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Khodorkovsky case tests Kremlin credibility: German MPs

BERLIN (Reuters) - A parliamentary motion by Berlin’s ruling parties says the trial of Russian tycoon Mikhail Khodorkovsky is a test case for Moscow’s justice system and President Dmitry Medvedev’s vow to clean up the courts.

Fallen Russian oligarch Mikhail Khodorkovsky arrives at a court for his new trial on money laundering and embezzlement charges in Moscow April 27, 2009. REUTERS/Tatyana Makeyeva

Agreed by leading lawmakers from Chancellor Angela Merkel’s Christian Democrats (CDU) and their coalition partners, the Social Democrats (SPD) on Tuesday, the motion urges the government to push for EU supervision of the trial and adopt a more vocal stance when the rule of law is violated in Russia.

Although the document has no legal weight, it reflects growing German concern about political intervention in the Russian legal system and carries symbolic importance because it is backed by Germany’s biggest parties.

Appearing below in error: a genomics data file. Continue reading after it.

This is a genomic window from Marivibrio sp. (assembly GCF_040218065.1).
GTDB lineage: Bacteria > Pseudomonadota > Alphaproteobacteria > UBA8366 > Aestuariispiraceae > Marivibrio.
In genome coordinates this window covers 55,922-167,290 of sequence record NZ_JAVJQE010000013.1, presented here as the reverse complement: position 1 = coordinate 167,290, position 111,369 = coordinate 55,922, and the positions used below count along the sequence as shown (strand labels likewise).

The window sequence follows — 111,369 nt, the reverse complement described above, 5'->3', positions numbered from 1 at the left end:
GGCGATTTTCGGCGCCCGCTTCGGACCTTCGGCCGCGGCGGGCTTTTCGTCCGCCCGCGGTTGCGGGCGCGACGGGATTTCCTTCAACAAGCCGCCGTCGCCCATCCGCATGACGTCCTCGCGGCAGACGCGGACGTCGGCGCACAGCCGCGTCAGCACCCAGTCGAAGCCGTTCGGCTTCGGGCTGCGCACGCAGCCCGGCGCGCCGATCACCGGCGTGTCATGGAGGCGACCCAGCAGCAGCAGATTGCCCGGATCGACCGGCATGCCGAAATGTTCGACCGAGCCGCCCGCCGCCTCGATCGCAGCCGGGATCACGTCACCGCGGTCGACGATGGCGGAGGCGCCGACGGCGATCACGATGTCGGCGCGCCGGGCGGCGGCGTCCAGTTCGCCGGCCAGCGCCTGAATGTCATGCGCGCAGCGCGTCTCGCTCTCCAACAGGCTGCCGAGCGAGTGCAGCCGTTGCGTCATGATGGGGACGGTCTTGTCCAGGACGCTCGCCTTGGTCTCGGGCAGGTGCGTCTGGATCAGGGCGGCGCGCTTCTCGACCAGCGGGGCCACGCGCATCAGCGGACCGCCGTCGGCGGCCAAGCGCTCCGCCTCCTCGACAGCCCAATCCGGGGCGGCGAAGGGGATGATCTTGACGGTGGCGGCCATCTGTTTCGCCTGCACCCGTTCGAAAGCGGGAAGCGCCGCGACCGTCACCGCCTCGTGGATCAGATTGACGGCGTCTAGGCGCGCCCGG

“This trial is a test case of the Russian justice system’s credibility, as demanded by President Medvedev, and the respect of Council of Europe standards,” the paper reads.

“There is concern that the trial will be used for political goals. If this were the case, the authorities would damage not only Russia’s reputation, its economy and its diplomatic ties, but above all the legal and human rights principles that Russia itself has vowed to adhere to.”

Khodorkovsky and his business partner Platon Levedev were sentenced to eight years in prison for fraud and tax evasion in 2005 under then-President Vladimir Putin, though their defense lawyers say they are political prisoners.

The two are currently on trial on new charges that could keep them in jail for another 22 years.

When Medvedev replaced Putin last year he struck a different tone to his predecessor, vowing not to tolerate human rights violations, to battle corruption and end what he called legal nihilism in the court system.

Amnesty International said last month that Medvedev had failed to deliver on these promises and detailed a host of abuses on the president’s watch, including the murders of reporters and the case of Khodorkovsky.

The parliamentary motion, agreed by Merkel ally and CDU foreign policy expert Eckhart von Klaeden and his SPD counterpart Gert Weisskirchen, describes progress under Medvedev as inconsistent.

Reporting by Noah Barkin; Editing by Jon Hemming